Now that the fandom and television network adulation have subsided, a calmer, bigger-picture perspective on Tiger Woods’ return to golf is warranted. He is not a hero. And nor does he represent the beauty of the mentorship that occurs between fathers and sons.
Instead, Woods, 10 months removed from his third automobile accident in 14 years — all the golfer’s fault — is still a father in denial.
While he previously appeared on national television to apologize for his poor personal life choices, Woods has yet to appropriate any public forum to address his wont for reckless driving.
Tiger Woods: 3 accidents, 14 years
Woods’ children aren’t fatherless only because the 82-time PGA Tour winner and 15-time Major winner was lucky. He apparently didn’t spend much time considering that possibility before he crashed in February while driving twice the speed limit on a notoriously dangerously Southern California road.
Removed from his Genesis SUV via the “Jaws of Life” after suffering substantial leg injuries, Woods was alive, but a lot was unknown. Would he have brain damage? Would he have a leg amputated? Would he walk and talk again? Would he play golf again? Would he compete again on the PGA Tour?
A near-catastrophe avoided, Woods answered many questions. With his son, Charlie, a Mini-me, and his daughter, Sam, in the gallery, there was the golfer at PNC Championship in Florida, ever-sculpted, hitting golf balls. There he was grimacing, hitting more golf balls, walking with a limp, hugging his son often and always when the TV cameras were on.
Tiger Woods: He’s No Mentor
What a perfect event it was for television. I am not a father but I am a son whose father was my sports coach for more than a decade. The bond between fathers and sons? I get it. Learning sportsmanship, the importance of sport as fun, the value of respecting the other team. It’s remained imperative and practiced and never perfected.
With the world increasingly divided, I long for my father’s wisdom and advice. It’s only available in dreams, and it still sometimes arrives nearly 30 years after his death. I was 37 years old when my father died; Charlie Woods isn’t yet a teenager and he could have easily already started dreaming what it could be like to still have a father.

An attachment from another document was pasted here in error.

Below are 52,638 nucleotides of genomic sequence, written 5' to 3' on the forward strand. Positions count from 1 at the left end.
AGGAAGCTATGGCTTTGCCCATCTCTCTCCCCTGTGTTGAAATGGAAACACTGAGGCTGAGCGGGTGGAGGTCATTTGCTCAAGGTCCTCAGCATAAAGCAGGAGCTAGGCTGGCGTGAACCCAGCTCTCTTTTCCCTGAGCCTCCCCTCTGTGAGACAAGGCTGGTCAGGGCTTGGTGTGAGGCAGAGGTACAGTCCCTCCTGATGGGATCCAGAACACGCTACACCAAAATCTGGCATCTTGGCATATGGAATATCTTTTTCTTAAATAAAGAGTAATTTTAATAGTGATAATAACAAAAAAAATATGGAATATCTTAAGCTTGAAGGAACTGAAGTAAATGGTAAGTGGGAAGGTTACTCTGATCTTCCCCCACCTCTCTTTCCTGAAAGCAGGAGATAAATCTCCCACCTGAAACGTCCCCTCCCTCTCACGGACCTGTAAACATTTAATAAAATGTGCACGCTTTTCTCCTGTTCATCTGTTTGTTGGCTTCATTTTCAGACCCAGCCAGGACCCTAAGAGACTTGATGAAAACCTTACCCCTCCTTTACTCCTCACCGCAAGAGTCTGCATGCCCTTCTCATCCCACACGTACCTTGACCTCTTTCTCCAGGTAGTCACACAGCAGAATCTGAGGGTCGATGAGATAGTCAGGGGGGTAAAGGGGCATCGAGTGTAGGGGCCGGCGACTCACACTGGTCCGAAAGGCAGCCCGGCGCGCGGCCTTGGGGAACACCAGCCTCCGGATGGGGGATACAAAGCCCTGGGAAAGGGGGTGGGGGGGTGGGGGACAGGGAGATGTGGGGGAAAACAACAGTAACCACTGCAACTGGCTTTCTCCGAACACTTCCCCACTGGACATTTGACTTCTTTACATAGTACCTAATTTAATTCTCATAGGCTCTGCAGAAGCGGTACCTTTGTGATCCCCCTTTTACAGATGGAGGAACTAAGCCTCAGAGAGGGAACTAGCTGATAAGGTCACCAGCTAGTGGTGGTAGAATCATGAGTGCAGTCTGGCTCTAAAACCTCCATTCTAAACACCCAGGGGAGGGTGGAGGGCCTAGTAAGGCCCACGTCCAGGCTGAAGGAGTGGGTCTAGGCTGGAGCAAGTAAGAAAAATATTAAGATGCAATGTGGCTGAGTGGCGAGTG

In 2009, Woods crashed his sport utility vehicle near his home in Florida. It occurred after the extramarital relationships that prompted his mea culpa on national television. In 2017, Woods was arrested after police found him passed out behind the wheel of his car. The golfer said he had taken prescription medication before the accident and didn’t realize how the medication would affect his ability to drive.
Tiger Woods: Return Means Money
Woods’ recent return to golf no doubt boosted the event’s charitable mission. Noble, it is.
Woods smiled a lot. But he also deflected all questions regarding his most recent car accident. He chose to address a nation, seeking an image makeover after his personal life choices. Woods knows his influence. He could have done the same as part of the immense spotlight he had with his son by his side.
He could have discussed the value of safe driving. He could have said that after three accidents, he’s no longer going to drive and that he’s hired a full-time driver because he relishes being a father. He could have announced the establishment of a youth (car) driving skills education foundation he’s underwriting.
Tiger Woods: Missed The Shot
None of that occurred. The public saw the beauty of golf played by friends, fathers and sons. The public saw Charlie Woods rubbing his fingers and thumb together after making a putt. It’s a well-known gesture of money, as is “driving for show, putting for dough.”
No doubt, the younger Woods has seen the post-putt reaction before, and it wasn’t his best moment. The best of the exhibition was camaraderie, affection, laugher, skilled golf. I’d watch that every day.
Golfers often talk of missed opportunities, misreading greens to not capitalizing after a great shot. Tiger Woods is no different, with one caveat. He’s the sport’s most captivating athlete. He had a chance to make the best shot any golfer has ever made.
But he didn’t even attempt it. He could have done so much more for fathers and sons everywhere. Long may they play.